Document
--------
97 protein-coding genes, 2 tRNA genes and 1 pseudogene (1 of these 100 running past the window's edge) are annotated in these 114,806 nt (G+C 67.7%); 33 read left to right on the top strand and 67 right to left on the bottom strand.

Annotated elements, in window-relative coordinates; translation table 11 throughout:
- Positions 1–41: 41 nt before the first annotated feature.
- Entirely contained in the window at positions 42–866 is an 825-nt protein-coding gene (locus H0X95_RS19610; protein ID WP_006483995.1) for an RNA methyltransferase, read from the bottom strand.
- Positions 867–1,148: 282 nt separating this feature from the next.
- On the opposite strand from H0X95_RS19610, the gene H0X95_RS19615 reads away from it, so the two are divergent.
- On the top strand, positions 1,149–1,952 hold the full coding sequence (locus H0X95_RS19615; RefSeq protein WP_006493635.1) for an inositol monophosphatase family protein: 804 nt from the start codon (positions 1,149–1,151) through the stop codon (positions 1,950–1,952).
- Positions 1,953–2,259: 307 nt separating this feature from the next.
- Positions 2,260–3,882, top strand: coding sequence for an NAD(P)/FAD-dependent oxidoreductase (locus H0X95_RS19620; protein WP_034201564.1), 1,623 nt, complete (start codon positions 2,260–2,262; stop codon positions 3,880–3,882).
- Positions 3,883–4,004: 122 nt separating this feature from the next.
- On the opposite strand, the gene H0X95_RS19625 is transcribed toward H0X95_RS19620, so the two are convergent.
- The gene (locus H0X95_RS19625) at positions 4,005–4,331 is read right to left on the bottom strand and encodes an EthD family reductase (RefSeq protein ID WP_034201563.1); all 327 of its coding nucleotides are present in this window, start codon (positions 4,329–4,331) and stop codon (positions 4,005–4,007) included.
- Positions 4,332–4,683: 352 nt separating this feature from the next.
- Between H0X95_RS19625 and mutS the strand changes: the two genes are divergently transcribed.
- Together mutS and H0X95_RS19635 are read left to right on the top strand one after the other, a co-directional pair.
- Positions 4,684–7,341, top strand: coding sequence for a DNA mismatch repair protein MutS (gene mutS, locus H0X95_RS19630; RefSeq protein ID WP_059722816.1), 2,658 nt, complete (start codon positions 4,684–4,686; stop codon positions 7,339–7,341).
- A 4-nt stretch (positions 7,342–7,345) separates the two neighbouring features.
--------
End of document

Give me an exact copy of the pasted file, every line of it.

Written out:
97 protein-coding genes, 2 tRNA genes and 1 pseudogene (1 of these 100 running past the window's edge) are annotated in these 114,806 nt (G+C 67.7%); 33 read left to right on the top strand and 67 right to left on the bottom strand.

Annotated elements, in window-relative coordinates; translation table 11 throughout:
- Positions 1–41: 41 nt before the first annotated feature.
- Entirely contained in the window at positions 42–866 is an 825-nt protein-coding gene (locus H0X95_RS19610; protein ID WP_006483995.1) for an RNA methyltransferase, read from the bottom strand.
- Positions 867–1,148: 282 nt separating this feature from the next.
- On the opposite strand from H0X95_RS19610, the gene H0X95_RS19615 reads away from it, so the two are divergent.
- On the top strand, positions 1,149–1,952 hold the full coding sequence (locus H0X95_RS19615; RefSeq protein WP_006493635.1) for an inositol monophosphatase family protein: 804 nt from the start codon (positions 1,149–1,151) through the stop codon (positions 1,950–1,952).
- Positions 1,953–2,259: 307 nt separating this feature from the next.
- Positions 2,260–3,882, top strand: coding sequence for an NAD(P)/FAD-dependent oxidoreductase (locus H0X95_RS19620; protein WP_034201564.1), 1,623 nt, complete (start codon positions 2,260–2,262; stop codon positions 3,880–3,882).
- Positions 3,883–4,004: 122 nt separating this feature from the next.
- On the opposite strand, the gene H0X95_RS19625 is transcribed toward H0X95_RS19620, so the two are convergent.
- The gene (locus H0X95_RS19625) at positions 4,005–4,331 is read right to left on the bottom strand and encodes an EthD family reductase (RefSeq protein ID WP_034201563.1); all 327 of its coding nucleotides are present in this window, start codon (positions 4,329–4,331) and stop codon (positions 4,005–4,007) included.
- Positions 4,332–4,683: 352 nt separating this feature from the next.
- Between H0X95_RS19625 and mutS the strand changes: the two genes are divergently transcribed.
- Together mutS and H0X95_RS19635 are read left to right on the top strand one after the other, a co-directional pair.
- Positions 4,684–7,341, top strand: coding sequence for a DNA mismatch repair protein MutS (gene mutS, locus H0X95_RS19630; RefSeq protein ID WP_059722816.1), 2,658 nt, complete (start codon positions 4,684–4,686; stop codon positions 7,339–7,341).
- A 4-nt stretch (positions 7,342–7,345) separates the two neighbouring features.